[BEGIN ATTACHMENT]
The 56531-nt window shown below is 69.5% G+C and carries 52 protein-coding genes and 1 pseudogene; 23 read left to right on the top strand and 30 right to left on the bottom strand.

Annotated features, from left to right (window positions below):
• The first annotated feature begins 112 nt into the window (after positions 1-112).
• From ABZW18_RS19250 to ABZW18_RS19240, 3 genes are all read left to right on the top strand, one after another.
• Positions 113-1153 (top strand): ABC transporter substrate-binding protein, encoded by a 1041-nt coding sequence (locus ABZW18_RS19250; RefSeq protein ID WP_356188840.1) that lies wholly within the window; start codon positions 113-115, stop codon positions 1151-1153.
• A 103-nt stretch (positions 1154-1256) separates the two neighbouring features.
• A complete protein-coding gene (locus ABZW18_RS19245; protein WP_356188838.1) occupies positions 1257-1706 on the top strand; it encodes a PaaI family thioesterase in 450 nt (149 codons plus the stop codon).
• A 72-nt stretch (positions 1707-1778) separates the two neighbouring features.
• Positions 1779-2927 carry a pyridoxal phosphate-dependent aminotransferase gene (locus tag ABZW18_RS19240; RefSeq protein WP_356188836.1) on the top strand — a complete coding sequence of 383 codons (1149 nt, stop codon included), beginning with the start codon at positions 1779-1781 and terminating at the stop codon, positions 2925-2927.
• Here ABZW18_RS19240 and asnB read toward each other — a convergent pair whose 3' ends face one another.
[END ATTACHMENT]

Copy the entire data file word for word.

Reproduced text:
The 56531-nt window shown below is 69.5% G+C and carries 52 protein-coding genes and 1 pseudogene; 23 read left to right on the top strand and 30 right to left on the bottom strand.

Annotated features, from left to right (window positions below):
• The first annotated feature begins 112 nt into the window (after positions 1-112).
• From ABZW18_RS19250 to ABZW18_RS19240, 3 genes are all read left to right on the top strand, one after another.
• Positions 113-1153 (top strand): ABC transporter substrate-binding protein, encoded by a 1041-nt coding sequence (locus ABZW18_RS19250; RefSeq protein ID WP_356188840.1) that lies wholly within the window; start codon positions 113-115, stop codon positions 1151-1153.
• A 103-nt stretch (positions 1154-1256) separates the two neighbouring features.
• A complete protein-coding gene (locus ABZW18_RS19245; protein WP_356188838.1) occupies positions 1257-1706 on the top strand; it encodes a PaaI family thioesterase in 450 nt (149 codons plus the stop codon).
• A 72-nt stretch (positions 1707-1778) separates the two neighbouring features.
• Positions 1779-2927 carry a pyridoxal phosphate-dependent aminotransferase gene (locus tag ABZW18_RS19240; RefSeq protein WP_356188836.1) on the top strand — a complete coding sequence of 383 codons (1149 nt, stop codon included), beginning with the start codon at positions 1779-1781 and terminating at the stop codon, positions 2925-2927.
• Here ABZW18_RS19240 and asnB read toward each other — a convergent pair whose 3' ends face one another.